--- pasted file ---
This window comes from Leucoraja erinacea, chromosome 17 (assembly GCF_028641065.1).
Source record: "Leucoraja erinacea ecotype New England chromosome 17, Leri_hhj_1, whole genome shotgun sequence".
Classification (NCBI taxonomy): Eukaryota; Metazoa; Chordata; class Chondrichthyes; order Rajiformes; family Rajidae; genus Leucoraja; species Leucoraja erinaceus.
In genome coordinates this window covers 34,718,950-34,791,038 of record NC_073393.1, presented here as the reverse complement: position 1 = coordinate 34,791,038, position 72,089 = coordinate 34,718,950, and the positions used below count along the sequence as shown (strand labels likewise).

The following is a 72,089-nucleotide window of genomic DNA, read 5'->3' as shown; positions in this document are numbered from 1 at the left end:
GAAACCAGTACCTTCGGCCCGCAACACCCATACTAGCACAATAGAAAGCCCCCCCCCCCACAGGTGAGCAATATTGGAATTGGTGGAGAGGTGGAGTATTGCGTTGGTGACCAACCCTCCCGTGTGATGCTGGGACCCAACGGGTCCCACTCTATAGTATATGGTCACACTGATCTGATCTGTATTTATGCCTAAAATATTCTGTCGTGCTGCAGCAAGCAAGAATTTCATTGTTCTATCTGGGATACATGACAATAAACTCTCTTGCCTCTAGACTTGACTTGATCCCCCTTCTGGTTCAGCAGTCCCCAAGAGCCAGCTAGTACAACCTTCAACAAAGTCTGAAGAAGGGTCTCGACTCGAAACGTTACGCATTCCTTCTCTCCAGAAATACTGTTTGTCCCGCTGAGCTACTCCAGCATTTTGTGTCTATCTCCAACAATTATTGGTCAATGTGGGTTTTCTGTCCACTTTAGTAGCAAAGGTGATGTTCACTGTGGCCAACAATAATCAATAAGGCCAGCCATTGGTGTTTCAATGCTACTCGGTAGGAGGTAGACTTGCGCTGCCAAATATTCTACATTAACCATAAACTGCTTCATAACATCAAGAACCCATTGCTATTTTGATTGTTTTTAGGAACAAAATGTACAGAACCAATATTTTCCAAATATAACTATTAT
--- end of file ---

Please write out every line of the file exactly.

This window comes from Leucoraja erinacea, chromosome 17 (assembly GCF_028641065.1).
Source record: "Leucoraja erinacea ecotype New England chromosome 17, Leri_hhj_1, whole genome shotgun sequence".
Classification (NCBI taxonomy): Eukaryota; Metazoa; Chordata; class Chondrichthyes; order Rajiformes; family Rajidae; genus Leucoraja; species Leucoraja erinaceus.
In genome coordinates this window covers 34,718,950-34,791,038 of record NC_073393.1, presented here as the reverse complement: position 1 = coordinate 34,791,038, position 72,089 = coordinate 34,718,950, and the positions used below count along the sequence as shown (strand labels likewise).

The following is a 72,089-nucleotide window of genomic DNA, read 5'->3' as shown; positions in this document are numbered from 1 at the left end:
GAAACCAGTACCTTCGGCCCGCAACACCCATACTAGCACAATAGAAAGCCCCCCCCCCCACAGGTGAGCAATATTGGAATTGGTGGAGAGGTGGAGTATTGCGTTGGTGACCAACCCTCCCGTGTGATGCTGGGACCCAACGGGTCCCACTCTATAGTATATGGTCACACTGATCTGATCTGTATTTATGCCTAAAATATTCTGTCGTGCTGCAGCAAGCAAGAATTTCATTGTTCTATCTGGGATACATGACAATAAACTCTCTTGCCTCTAGACTTGACTTGATCCCCCTTCTGGTTCAGCAGTCCCCAAGAGCCAGCTAGTACAACCTTCAACAAAGTCTGAAGAAGGGTCTCGACTCGAAACGTTACGCATTCCTTCTCTCCAGAAATACTGTTTGTCCCGCTGAGCTACTCCAGCATTTTGTGTCTATCTCCAACAATTATTGGTCAATGTGGGTTTTCTGTCCACTTTAGTAGCAAAGGTGATGTTCACTGTGGCCAACAATAATCAATAAGGCCAGCCATTGGTGTTTCAATGCTACTCGGTAGGAGGTAGACTTGCGCTGCCAAATATTCTACATTAACCATAAACTGCTTCATAACATCAAGAACCCATTGCTATTTTGATTGTTTTTAGGAACAAAATGTACAGAACCAATATTTTCCAAATATAACTATTAT